A video of Chasidic rabbis being interviewed by a Muppet is just one of the many Passover guides available on the Web this season. While many Jewish organizations offer at least a written explanation of the holiday and its key rituals, the Chabad-Lubavitch movement’s Web site — www.chabad.org — with its multimedia entertainment, global list of public seders and the cartoon figure Mr. Matzah — stands out for its user-friendliness.
In addition to its listing of community seders, which was also offered last year, chabad.org this month debuted an interactive seder plate, videos about making Passover wine and matzah, a step-by-step wizard for finding and burning chametz, a form for selling chametz online, spiritual teachings on various aspects of the holiday and a listing of Passover-specific halachic deadlines — as well as the above-mentioned video of a matzah factory tour, starring Jono the Journalist.
Children can head for the games and coloring book section, and cooks can print out Passover recipes. It’s all presented with Chabad’s usual combination of folksy humor, colorful illustration and serious Torah insights. Visitors can navigate the site alone, or with the help of Mr. Matzah, a multimedia animated figure.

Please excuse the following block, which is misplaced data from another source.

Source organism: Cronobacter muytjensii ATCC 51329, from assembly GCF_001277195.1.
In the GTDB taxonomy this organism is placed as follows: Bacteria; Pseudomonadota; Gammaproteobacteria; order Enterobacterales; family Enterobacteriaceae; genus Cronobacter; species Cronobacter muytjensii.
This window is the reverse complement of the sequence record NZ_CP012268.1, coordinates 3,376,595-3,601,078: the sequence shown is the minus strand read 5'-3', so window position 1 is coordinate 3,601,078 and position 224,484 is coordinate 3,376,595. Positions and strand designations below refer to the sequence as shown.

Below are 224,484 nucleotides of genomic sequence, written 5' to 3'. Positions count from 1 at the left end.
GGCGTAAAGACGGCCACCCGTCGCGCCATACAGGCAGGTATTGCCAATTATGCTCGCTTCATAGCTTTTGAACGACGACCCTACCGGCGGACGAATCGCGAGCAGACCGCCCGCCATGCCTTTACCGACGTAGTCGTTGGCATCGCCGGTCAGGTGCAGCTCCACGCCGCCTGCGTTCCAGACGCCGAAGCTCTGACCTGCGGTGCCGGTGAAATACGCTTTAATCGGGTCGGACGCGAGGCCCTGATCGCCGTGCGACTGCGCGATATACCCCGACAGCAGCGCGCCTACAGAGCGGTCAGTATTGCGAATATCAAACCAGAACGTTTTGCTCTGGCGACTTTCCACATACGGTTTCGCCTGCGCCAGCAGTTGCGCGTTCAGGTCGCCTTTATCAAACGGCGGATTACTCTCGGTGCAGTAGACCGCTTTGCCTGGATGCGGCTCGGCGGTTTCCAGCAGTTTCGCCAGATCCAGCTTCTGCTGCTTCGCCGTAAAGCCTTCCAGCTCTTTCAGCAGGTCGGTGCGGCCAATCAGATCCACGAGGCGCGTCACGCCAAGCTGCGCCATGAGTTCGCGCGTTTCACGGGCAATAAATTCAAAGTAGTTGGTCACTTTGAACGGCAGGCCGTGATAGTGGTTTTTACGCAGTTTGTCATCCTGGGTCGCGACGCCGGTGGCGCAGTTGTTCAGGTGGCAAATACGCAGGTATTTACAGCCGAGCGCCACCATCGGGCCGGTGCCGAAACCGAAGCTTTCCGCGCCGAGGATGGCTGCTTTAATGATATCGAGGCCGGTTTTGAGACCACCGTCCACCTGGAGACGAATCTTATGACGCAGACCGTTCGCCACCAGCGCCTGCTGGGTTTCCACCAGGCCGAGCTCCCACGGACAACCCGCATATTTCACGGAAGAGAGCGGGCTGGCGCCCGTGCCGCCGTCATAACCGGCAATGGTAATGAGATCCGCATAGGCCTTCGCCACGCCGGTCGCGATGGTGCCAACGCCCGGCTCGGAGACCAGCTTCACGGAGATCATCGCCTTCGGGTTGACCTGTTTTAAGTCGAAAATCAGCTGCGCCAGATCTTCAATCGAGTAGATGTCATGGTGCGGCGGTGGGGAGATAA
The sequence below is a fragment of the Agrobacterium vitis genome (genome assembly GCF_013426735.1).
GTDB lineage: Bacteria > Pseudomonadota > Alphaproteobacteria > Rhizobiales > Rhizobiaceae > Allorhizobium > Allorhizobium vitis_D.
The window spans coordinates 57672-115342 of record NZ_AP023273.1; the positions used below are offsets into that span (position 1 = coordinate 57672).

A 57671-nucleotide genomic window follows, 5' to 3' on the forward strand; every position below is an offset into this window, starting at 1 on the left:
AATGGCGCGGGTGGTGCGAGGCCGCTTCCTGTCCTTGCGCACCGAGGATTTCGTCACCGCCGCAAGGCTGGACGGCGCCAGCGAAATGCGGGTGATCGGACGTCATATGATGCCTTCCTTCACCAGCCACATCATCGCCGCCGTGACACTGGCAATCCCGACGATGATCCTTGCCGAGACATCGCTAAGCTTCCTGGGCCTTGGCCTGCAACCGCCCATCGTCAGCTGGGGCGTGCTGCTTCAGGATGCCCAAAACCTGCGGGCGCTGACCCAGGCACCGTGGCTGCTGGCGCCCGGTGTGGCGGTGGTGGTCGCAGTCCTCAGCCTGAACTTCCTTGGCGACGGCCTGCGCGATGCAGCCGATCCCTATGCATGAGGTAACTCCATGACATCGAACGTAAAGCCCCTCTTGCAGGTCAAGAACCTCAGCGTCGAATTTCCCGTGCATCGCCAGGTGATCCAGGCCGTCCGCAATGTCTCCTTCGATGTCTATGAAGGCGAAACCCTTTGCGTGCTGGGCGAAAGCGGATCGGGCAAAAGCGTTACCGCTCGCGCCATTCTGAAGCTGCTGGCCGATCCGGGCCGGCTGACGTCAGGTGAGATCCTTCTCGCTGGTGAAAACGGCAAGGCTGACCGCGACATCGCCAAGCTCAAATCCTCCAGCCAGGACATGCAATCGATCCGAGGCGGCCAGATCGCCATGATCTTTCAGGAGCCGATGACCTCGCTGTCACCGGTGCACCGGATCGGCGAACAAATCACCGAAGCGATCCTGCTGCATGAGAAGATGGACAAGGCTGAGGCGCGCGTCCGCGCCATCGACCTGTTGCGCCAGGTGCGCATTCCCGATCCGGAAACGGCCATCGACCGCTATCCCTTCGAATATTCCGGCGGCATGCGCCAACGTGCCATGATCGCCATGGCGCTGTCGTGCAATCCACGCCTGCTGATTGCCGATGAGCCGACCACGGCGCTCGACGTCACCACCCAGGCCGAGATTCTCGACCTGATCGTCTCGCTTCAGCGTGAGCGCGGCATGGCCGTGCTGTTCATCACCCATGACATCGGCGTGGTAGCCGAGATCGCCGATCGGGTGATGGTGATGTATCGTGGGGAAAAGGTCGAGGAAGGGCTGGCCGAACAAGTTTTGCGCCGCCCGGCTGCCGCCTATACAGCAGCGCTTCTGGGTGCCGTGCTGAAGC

The Orthodox, Conservative and Reform movements all offer text-only guides to Passover on their Web sites.
The Web site operated by the Orthodox Union — www.ou.org — is the most comprehensive, featuring a detailed guide to the holiday’s halachic requirements and a list of Passover-friendly supermarkets and restaurants in greater New York and south Florida.
Of the three major denominations, only the Conservative movement — www.uscj.org/Pesach — provides a listing of community seders, and only for 23 of its member congregations nationwide.
Among other Jewish Web sites, Aish HaTorah’s is noteworthy for the scenic, ocean-swept welcome video on its homepage — www.aish.com. Aish offers several Passover videos, but, like the O.U.’s, they must be purchased. The United Jewish Communities Web site — www.ujc.org — offers a listing of community seders in the United States, most of them Chabad-sponsored events.
Several local federations have posted their own on-line listings of nearby community or special-interest seders; the number and quality varies from city to city. The UJA-Federation of New York provides a listing of 48 synagogues, JCCs and restaurants in the five boroughs that are offering seders, but the list is available only by telephone — 1-800-852-3337 — because of a lack of resources, a federation spokesman said.
The National Jewish Outreach Program, an Orthodox-run nonprofit geared to attracting unaffiliated Jews, also offers a concise, text-only Passover guide, with spiritual reflections, at www.njop.org.
The Archive of the Jewish Telegraphic Agency includes articles published from 1923 to 2008. Archive stories reflect the journalistic standards and practices of the time they were published.